You have the right to start off by citing a widespread example: a helium filled balloon goes up. You must ask him why does it go up as soon as everything else is being pulled down? The answer is that the density of the balloon is far less than the density of the air.
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The same goes for a bubble in water. The bubble contains air which is less dense than water; therefore, the bubble rises.
Why execute much less thick objects increase inside water?
The water molecules are in continuous activity and also they often bump right into the bubble. When they bump into the bubble, they press the bubble. The water molecules bump right into the bubble from all sides: up, dvery own, left, appropriate, forward, earlier. Due to gravity, the pressure at the bottom of bubble is better than the press at the top of the bubble or in other words, the force exerted by the water molecules which collide at the bottom of the bubble is even more than the pressure exerted by the water molecules at the height of the bubble. Gravity does not exist sideways; therefore, the forces used from the appropriate, left, forward and also backward cancel out. You are left through a net upward force because of the water. Your bubble has actually some weight, yet, the weight of the bubble is not substantial enough to cancel the upward pressure applied by the water. As such, the bubble rises.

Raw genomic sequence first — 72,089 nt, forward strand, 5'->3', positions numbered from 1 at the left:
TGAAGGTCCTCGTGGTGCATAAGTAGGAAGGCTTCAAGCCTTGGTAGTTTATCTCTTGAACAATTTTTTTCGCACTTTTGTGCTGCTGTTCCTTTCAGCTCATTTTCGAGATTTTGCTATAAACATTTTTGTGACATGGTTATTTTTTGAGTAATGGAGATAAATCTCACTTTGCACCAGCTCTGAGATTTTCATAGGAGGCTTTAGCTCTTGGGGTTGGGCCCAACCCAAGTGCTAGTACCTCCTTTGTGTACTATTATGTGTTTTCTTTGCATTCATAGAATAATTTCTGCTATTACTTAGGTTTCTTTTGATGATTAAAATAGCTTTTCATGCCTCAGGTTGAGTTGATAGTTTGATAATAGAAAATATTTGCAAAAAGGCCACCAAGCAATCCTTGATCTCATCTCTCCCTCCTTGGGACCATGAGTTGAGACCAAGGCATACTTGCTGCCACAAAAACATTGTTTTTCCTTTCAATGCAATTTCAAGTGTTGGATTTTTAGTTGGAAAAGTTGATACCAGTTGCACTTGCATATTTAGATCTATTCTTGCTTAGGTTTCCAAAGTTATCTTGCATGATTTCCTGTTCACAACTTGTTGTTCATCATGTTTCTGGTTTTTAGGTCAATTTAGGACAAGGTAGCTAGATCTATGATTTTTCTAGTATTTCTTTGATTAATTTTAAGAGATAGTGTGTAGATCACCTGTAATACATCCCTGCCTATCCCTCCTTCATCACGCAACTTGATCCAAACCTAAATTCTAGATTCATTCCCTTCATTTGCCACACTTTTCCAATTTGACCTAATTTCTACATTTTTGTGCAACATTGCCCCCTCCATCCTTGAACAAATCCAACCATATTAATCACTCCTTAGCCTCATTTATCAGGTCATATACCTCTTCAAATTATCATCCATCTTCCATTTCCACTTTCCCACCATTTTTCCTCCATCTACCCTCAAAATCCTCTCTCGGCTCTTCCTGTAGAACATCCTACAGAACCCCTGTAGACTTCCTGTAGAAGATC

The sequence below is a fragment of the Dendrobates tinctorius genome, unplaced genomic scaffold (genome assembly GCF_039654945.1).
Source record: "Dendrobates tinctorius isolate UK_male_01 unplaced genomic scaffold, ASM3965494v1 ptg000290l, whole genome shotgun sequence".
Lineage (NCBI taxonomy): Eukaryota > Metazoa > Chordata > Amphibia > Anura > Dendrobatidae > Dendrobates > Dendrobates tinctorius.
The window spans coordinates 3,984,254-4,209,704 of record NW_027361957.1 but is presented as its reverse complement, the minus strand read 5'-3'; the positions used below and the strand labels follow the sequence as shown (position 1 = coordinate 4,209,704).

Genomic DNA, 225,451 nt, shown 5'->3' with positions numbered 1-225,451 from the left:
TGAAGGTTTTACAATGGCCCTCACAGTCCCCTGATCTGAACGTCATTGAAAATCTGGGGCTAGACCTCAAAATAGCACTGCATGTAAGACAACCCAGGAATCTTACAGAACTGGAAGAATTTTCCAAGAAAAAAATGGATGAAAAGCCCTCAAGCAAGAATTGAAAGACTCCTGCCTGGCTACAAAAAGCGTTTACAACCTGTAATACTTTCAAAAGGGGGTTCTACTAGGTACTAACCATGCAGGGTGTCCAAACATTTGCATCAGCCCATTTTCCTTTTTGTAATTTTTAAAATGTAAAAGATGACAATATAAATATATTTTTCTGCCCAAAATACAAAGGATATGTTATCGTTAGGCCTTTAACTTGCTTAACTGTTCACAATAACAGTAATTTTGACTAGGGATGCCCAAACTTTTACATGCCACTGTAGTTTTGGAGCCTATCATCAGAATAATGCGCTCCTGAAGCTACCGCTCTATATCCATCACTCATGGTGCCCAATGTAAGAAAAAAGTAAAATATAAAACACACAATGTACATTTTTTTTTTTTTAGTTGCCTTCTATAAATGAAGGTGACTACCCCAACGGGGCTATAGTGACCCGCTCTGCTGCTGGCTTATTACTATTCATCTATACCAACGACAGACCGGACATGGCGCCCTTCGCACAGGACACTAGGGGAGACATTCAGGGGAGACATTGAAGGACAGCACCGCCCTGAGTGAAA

Consider water in a container in equilibrium.
Take a tiny block of water of elevation $h$. This block of water has actually weight however why does not it compush the water listed below and loss down? It is because the water listed below applies a pressure larger than the force used by the water above such that the net pressure on the block of water is zero.
$$upward pressure = downward force$$
$$(P + Delta P)A = PA + mg ag1$$
The mass of the water in the block can be expressed in terms of its thickness.
$$m = ho V = ho Ah ag2$$
Substituting $(2)$ in $(1)$, we get:
$$(P + Delta P)A = PA + ho Ahg$$
$$P + Delta P = P + ho hg$$
$$Delta P = ho hg$$
The push below the block is $Delta P$ more than the pressure at the top of it.
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$$F_net = Delta P A - mg$$
$$F = V ho g - (Vsigma) g$$
$$F = Vg( ho - sigma)$$
The net upward force relies on the difference of the thickness of the fluid and the body immersed. As the bubble is much less thick, tbelow will be a net upward pressure.